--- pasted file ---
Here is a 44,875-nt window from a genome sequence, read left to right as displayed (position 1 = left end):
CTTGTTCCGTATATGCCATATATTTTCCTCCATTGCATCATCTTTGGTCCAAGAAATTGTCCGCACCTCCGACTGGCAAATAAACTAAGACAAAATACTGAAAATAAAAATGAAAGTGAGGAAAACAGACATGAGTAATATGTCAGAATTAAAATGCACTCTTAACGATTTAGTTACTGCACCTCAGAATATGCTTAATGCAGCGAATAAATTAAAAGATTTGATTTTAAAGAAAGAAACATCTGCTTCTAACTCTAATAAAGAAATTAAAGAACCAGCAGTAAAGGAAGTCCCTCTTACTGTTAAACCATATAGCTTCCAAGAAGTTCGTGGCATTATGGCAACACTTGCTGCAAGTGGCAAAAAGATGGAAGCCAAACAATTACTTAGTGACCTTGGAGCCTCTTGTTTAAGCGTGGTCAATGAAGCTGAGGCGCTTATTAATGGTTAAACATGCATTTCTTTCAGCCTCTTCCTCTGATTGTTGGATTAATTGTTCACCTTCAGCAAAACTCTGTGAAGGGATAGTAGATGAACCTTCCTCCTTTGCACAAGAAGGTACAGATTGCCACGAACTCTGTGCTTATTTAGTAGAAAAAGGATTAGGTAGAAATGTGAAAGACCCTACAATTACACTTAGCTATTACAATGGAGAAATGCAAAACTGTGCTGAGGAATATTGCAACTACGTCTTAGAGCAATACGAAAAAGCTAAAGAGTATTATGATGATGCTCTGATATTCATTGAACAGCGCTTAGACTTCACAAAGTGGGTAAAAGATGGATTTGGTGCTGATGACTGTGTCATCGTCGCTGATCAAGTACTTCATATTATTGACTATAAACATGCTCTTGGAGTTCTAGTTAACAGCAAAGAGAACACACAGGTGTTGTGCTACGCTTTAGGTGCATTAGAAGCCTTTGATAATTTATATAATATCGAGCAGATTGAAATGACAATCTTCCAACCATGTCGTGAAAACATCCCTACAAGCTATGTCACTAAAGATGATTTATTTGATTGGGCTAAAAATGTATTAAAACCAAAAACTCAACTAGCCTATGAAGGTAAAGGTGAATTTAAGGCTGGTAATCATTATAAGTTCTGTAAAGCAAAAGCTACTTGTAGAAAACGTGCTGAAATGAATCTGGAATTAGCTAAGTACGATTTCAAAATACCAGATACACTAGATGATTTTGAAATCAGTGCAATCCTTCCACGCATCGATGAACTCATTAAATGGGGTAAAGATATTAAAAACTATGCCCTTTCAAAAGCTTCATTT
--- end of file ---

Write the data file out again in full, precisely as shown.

Here is a 44,875-nt window from a genome sequence, read left to right as displayed (position 1 = left end):
CTTGTTCCGTATATGCCATATATTTTCCTCCATTGCATCATCTTTGGTCCAAGAAATTGTCCGCACCTCCGACTGGCAAATAAACTAAGACAAAATACTGAAAATAAAAATGAAAGTGAGGAAAACAGACATGAGTAATATGTCAGAATTAAAATGCACTCTTAACGATTTAGTTACTGCACCTCAGAATATGCTTAATGCAGCGAATAAATTAAAAGATTTGATTTTAAAGAAAGAAACATCTGCTTCTAACTCTAATAAAGAAATTAAAGAACCAGCAGTAAAGGAAGTCCCTCTTACTGTTAAACCATATAGCTTCCAAGAAGTTCGTGGCATTATGGCAACACTTGCTGCAAGTGGCAAAAAGATGGAAGCCAAACAATTACTTAGTGACCTTGGAGCCTCTTGTTTAAGCGTGGTCAATGAAGCTGAGGCGCTTATTAATGGTTAAACATGCATTTCTTTCAGCCTCTTCCTCTGATTGTTGGATTAATTGTTCACCTTCAGCAAAACTCTGTGAAGGGATAGTAGATGAACCTTCCTCCTTTGCACAAGAAGGTACAGATTGCCACGAACTCTGTGCTTATTTAGTAGAAAAAGGATTAGGTAGAAATGTGAAAGACCCTACAATTACACTTAGCTATTACAATGGAGAAATGCAAAACTGTGCTGAGGAATATTGCAACTACGTCTTAGAGCAATACGAAAAAGCTAAAGAGTATTATGATGATGCTCTGATATTCATTGAACAGCGCTTAGACTTCACAAAGTGGGTAAAAGATGGATTTGGTGCTGATGACTGTGTCATCGTCGCTGATCAAGTACTTCATATTATTGACTATAAACATGCTCTTGGAGTTCTAGTTAACAGCAAAGAGAACACACAGGTGTTGTGCTACGCTTTAGGTGCATTAGAAGCCTTTGATAATTTATATAATATCGAGCAGATTGAAATGACAATCTTCCAACCATGTCGTGAAAACATCCCTACAAGCTATGTCACTAAAGATGATTTATTTGATTGGGCTAAAAATGTATTAAAACCAAAAACTCAACTAGCCTATGAAGGTAAAGGTGAATTTAAGGCTGGTAATCATTATAAGTTCTGTAAAGCAAAAGCTACTTGTAGAAAACGTGCTGAAATGAATCTGGAATTAGCTAAGTACGATTTCAAAATACCAGATACACTAGATGATTTTGAAATCAGTGCAATCCTTCCACGCATCGATGAACTCATTAAATGGGGTAAAGATATTAAAAACTATGCCCTTTCAAAAGCTTCATTT